The main risks for a mother are wound infections (which are common and can take several weeks to heal), deep vein thrombosis (DVT), a longer stay in hospital, increased pain the first two days and an increased risk of a hysterectomy due to postpartum haemorrhage.1,7,10 These risks are greater if a woman is obese, however serious complications are rare in women who are young, fit and healthy, of normal weight and for whom this is their first planned caesarean section.1,7

The most common problem affecting babies born by caesarean section is temporary breathing difficulty, which means the baby is more likely to need care on a neonatal unit than a baby born by vaginal delivery.

There is a small risk of the baby being cut during the operation (1-2%), such cuts usually heal without complications and rarely leave scars.1,7 Babies born by caesarean section are more likely to develop asthma and be overweight in later life.1  

Future births

Having a caesarean sections will impact on future births and the risks associated with caesarean section increase when women have three or more caesareans. Those risks include bowel or bladder damage during surgery, the need for additional procedures such as a blood transfusion or hysterectomy, the risk of placenta accreta and an increased risk of stillbirth.1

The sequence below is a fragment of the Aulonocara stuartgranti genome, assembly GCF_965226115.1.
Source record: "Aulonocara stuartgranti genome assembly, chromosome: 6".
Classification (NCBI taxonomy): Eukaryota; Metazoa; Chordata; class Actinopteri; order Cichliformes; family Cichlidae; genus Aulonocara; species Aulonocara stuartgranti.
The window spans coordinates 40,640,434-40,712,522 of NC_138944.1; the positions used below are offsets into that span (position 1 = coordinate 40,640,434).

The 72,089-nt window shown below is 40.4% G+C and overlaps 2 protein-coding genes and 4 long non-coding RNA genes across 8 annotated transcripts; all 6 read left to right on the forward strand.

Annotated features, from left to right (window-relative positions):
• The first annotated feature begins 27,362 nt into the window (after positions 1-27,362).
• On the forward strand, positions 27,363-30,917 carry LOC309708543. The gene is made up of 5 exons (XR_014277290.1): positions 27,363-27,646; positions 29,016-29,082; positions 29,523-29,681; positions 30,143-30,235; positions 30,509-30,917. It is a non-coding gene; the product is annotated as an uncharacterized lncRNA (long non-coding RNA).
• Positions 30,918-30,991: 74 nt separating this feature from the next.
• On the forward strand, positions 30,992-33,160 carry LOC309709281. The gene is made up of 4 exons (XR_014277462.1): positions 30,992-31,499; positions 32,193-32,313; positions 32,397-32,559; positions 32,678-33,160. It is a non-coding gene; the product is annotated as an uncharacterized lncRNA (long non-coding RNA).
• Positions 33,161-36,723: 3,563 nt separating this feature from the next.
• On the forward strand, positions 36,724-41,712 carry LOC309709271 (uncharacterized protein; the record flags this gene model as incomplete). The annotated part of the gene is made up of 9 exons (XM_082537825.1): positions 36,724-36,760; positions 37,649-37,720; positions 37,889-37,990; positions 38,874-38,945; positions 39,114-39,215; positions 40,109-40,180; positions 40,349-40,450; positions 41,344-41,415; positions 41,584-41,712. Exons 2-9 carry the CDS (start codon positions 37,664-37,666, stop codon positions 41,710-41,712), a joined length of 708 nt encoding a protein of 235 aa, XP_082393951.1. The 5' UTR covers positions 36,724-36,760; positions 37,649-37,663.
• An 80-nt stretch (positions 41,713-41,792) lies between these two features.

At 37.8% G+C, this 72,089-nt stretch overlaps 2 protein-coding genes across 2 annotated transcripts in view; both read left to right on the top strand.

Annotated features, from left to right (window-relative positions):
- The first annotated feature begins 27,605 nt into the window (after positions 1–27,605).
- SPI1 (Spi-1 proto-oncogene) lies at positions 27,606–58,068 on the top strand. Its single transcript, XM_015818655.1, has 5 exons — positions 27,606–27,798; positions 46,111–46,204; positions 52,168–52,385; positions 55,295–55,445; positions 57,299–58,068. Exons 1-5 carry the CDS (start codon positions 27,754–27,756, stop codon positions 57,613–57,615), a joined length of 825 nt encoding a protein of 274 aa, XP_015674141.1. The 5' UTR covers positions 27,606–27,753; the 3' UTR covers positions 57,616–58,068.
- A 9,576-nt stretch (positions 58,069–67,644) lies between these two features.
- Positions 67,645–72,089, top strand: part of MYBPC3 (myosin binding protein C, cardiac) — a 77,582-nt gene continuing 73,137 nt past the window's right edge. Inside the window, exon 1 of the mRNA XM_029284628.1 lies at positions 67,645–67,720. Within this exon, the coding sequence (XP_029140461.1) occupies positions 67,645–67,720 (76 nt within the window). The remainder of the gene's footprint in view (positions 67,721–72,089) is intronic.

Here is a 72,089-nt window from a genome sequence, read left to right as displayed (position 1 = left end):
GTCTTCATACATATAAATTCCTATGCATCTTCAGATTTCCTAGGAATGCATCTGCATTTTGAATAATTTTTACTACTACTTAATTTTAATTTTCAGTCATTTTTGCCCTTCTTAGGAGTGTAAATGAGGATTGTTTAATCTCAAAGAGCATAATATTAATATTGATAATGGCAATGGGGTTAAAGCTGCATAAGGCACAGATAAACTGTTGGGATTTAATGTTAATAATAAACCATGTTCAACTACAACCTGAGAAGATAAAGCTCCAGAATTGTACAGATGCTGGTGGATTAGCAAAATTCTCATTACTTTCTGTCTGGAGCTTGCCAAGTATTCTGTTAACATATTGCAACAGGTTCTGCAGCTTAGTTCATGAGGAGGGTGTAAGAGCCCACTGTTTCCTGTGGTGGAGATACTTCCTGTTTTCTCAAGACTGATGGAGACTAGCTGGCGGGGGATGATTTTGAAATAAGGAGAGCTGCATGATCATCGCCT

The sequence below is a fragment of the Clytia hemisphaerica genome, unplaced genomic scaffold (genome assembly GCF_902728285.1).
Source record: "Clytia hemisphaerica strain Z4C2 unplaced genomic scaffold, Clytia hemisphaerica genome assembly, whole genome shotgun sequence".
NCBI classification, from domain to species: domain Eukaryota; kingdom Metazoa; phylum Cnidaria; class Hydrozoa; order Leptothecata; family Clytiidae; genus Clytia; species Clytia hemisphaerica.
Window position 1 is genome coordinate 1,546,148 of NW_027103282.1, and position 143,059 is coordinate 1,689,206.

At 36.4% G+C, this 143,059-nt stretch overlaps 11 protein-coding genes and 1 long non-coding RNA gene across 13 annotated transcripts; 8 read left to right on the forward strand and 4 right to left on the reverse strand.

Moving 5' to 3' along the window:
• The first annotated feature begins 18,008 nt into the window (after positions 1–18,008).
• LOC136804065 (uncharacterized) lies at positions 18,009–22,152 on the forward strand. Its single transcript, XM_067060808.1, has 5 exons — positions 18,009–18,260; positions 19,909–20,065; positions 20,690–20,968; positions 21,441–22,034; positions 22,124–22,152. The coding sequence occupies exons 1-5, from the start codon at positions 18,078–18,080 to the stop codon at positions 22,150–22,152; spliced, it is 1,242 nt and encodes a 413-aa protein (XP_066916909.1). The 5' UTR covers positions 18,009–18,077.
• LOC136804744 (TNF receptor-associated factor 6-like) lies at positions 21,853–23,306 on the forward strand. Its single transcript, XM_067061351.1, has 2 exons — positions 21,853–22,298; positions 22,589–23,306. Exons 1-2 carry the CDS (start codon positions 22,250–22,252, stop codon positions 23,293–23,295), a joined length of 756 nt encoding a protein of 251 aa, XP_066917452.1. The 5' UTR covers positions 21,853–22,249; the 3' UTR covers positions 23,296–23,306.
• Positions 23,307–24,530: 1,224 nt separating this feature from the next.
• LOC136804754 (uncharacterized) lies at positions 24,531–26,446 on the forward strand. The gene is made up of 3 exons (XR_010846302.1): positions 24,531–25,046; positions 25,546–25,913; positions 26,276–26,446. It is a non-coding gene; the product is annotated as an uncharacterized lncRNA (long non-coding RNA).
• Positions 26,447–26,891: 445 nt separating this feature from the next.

The role of the community midwife

Throughout the pregnancy and birth continuum, women should be at the centre of their care and be supported to make informed decisions that take into account their needs and preferences.

The community midwife is likely to be the most familiar face a woman sees during her pregnancy and, as such, a trusting relationship between the midwife and woman is more likely to develop, within which she feels able to be honest and open about her feelings, thoughts, concerns, fears and wishes.